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This post was co-authored by Guido Appenzeller, CTSO of Networking and Security (@appenz), and Scott Lowe, Engineering DockerArchitect, Networking and Security Business Unit (@scott_lowe)

In today’s business environment, companies are being asked to go faster than ever before: faster time to market, faster response to customers, faster reactions to market shifts. Having a good idea isn’t enough; companies not only need to have a good idea, but they need get it to market fast, and quickly iterate on improvements to that idea. Speed is a competitive advantage.

The phenomenal success of the open source Docker project is a reflection of the pressure on companies to go faster. Companies across all industries have recognized that successful development teams can be a competitive differentiator. However, developers needed a way to simplify and accelerate the development and deployment of applications and code, and found Docker was one way to help accomplish that. Docker has won a place in the hearts and minds of many developers for its ability to help simplify the development and deployment of many different types of applications.

At the same time, companies face a bewildering array of security threats. Security and compliance remain as important as ever, if not more important. Yes, companies need to go faster—but they need to do it safely. Data must be safeguarded. Customer privacy must be maintained. Code confidentiality must be ensured. IT needs controls to protect the company’s assets, but it needs those controls to be able to move at the new speed of business: faster. Unfortunately, traditional controls typically can’t move fast enough, and this often results in friction between IT (who wants/needs to move more slowly in order to ensure the proper controls are in place) and the business (who wants/needs to move more quickly in order to keep up the pace of the market).

Here at VMware, what we’ve observed in our discussions with customers is something that, at first glance, appears to be something of a paradox. While it appears that IT controls are in opposition to allowing companies to move faster, the reality is that the right controls enable greater speed. When organizations have security controls that were expressly designed to operate at the scale and speed that businesses require, this friction between IT and the business goes away. The business is able to accelerate, confident in the fact that the security and integrity of their systems is properly safeguarded.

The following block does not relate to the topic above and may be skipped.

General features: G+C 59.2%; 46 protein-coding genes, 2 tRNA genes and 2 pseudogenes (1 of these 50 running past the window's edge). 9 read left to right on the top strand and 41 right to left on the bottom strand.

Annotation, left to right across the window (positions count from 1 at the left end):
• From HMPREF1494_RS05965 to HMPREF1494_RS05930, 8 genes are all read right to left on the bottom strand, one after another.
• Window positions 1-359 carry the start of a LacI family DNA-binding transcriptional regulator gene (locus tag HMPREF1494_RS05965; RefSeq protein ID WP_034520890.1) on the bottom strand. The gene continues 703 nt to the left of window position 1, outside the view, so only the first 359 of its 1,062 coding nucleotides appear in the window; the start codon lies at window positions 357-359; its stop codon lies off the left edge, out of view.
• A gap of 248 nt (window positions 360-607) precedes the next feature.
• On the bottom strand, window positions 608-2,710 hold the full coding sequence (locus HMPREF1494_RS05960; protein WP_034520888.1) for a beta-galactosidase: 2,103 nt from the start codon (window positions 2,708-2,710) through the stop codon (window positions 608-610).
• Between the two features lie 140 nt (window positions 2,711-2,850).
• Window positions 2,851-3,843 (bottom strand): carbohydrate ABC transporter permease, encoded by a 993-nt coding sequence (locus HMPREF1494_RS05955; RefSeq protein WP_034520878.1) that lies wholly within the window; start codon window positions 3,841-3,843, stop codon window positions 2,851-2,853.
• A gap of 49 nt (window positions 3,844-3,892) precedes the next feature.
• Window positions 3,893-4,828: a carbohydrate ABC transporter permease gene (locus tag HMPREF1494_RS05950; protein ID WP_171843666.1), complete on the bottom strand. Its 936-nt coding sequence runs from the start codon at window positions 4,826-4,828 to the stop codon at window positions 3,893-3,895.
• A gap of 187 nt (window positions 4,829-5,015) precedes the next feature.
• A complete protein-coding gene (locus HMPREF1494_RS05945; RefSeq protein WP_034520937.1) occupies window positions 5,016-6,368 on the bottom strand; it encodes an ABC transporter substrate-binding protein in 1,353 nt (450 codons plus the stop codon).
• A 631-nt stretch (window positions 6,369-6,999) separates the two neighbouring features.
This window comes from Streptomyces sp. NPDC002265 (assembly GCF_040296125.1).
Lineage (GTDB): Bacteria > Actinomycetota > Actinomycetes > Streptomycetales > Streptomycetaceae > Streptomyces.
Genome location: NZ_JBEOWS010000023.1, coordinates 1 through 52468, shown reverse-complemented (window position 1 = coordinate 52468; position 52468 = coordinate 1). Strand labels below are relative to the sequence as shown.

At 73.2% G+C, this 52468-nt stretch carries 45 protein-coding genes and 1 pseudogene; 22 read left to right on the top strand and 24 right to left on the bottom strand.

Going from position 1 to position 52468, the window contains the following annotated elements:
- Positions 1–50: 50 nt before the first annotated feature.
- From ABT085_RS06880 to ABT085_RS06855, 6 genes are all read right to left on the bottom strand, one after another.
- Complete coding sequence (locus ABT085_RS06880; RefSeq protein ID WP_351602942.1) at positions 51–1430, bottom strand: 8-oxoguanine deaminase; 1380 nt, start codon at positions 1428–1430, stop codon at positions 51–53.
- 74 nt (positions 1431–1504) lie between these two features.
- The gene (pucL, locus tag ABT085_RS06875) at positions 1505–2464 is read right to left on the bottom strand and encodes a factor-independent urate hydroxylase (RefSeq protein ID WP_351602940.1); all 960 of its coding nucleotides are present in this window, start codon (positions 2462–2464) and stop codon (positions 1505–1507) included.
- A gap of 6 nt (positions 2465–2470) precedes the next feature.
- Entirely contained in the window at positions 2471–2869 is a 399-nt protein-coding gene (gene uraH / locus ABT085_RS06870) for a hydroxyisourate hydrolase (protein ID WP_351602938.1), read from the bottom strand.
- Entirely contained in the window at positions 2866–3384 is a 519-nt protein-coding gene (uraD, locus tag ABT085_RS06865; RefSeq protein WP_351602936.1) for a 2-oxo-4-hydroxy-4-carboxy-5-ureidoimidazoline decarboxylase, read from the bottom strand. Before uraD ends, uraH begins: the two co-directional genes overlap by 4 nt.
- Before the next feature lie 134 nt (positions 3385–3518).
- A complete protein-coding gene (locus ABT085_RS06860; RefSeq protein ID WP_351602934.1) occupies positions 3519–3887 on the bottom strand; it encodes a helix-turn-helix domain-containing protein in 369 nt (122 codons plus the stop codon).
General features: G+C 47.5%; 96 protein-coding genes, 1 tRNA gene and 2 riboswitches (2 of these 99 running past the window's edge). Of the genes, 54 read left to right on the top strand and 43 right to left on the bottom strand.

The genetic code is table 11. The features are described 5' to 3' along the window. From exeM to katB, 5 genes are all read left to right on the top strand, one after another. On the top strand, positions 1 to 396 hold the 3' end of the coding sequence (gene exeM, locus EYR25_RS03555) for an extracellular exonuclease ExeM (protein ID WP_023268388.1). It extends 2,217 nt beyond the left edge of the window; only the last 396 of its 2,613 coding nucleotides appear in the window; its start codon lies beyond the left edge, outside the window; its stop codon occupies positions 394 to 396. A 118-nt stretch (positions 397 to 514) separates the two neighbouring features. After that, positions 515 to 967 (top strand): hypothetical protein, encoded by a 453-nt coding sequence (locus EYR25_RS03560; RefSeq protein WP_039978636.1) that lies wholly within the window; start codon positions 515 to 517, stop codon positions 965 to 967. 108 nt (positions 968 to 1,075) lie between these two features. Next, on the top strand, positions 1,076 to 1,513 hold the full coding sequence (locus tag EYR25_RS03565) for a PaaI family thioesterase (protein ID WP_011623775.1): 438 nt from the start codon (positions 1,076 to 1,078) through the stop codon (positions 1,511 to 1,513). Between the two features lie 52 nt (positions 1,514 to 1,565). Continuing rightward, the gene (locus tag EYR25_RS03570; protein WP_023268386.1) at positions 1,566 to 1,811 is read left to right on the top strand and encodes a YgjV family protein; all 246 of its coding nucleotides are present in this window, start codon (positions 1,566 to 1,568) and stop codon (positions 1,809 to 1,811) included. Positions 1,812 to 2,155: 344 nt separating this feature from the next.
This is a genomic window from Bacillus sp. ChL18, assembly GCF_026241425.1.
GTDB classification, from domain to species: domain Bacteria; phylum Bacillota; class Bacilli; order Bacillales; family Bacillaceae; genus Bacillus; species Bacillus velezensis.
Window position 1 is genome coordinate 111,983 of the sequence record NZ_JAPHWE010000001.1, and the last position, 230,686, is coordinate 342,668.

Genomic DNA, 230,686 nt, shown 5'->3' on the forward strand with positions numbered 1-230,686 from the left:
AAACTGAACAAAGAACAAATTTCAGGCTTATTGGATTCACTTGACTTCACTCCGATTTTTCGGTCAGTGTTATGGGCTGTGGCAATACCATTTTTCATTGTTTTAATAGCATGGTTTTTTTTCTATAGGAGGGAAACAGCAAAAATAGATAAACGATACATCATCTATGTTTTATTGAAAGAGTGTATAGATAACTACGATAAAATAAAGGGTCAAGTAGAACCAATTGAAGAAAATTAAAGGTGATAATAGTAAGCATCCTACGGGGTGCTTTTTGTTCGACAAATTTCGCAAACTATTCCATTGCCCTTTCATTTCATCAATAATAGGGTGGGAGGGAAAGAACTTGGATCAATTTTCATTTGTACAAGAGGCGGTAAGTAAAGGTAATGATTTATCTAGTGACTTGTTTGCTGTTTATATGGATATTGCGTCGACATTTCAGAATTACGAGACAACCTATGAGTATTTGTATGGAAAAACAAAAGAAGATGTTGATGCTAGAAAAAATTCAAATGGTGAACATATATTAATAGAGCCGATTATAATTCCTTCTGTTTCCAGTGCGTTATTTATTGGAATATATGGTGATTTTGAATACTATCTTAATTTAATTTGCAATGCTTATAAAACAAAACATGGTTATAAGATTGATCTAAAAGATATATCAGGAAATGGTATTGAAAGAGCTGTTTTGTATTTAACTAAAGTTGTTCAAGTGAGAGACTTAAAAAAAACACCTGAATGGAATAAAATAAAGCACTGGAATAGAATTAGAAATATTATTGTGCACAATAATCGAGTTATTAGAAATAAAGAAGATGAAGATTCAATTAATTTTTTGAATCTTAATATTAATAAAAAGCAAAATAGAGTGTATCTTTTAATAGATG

This is where Docker and VMware are jointly attacking the problem of providing the right security controls. Docker is approaching this from the perspective of enabling powerful networking and security functionality within the Docker Engine via the release of libnetwork. (More information about libnetwork is available in the libnetwork GitHub repository.) VMware is leveraging libnetwork to bring microsegmentation using strong, policy-driven stateful firewalling to Docker container environments via VMware NSX.

Until the release of VMware NSX, microsegmentation was a dream that simply wasn’t operationally feasible. Through the application of network virtualization technologies, VMware NSX makes true microsegmentation available to organizations of every size. It’s possible now to truly provide stateful firewalling for every workload in the data center. Using a policy-driven approach ensures security policies are automatically applied at scale. Organizations now have controls that can move at the new speed of business.

Until the release of libnetwork, companies that wanted to bring advanced networking and security functionality to Docker environments were limited in what they could do. Through libnetwork’s pluggable architecture, networking and security partners can bring new features and new functionality to Docker environments without compromising the simplified user experience that drew so many developers to Docker in the first place.

This is why VMware is excited about the work that Docker is doing with libnetwork. Libnetwork enables networking and security partners like VMware to apply our microsegmentation technologies to microservice architectures built using Docker. Through the integration of network virtualization via libnetwork, customers will have the ability to apply strong, stateful firewalling to containers and VMs alike. Initially this integration will come through VMware’s ongoing support of the open source Open vSwitch project and the related Open Virtual Network (OVN) effort.

VMware NSX enables microsegmentation. Microsegmentation enables strong, granular security controls. Docker enables streamlined microservice architectures. And libnetwork enables VMware NSX’s strong microsegmentation to integrate with Docker’s microservice architectures.

With the combination of Docker, libnetwork, and VMware NSX, developers gain the ability to adopt technologies like Docker to speed their development and deployment processes, and IT is able to continue to apply the necessary security controls to protect valuable intellectual property and customer data without slowing things down. One might say it’s the best of both worlds.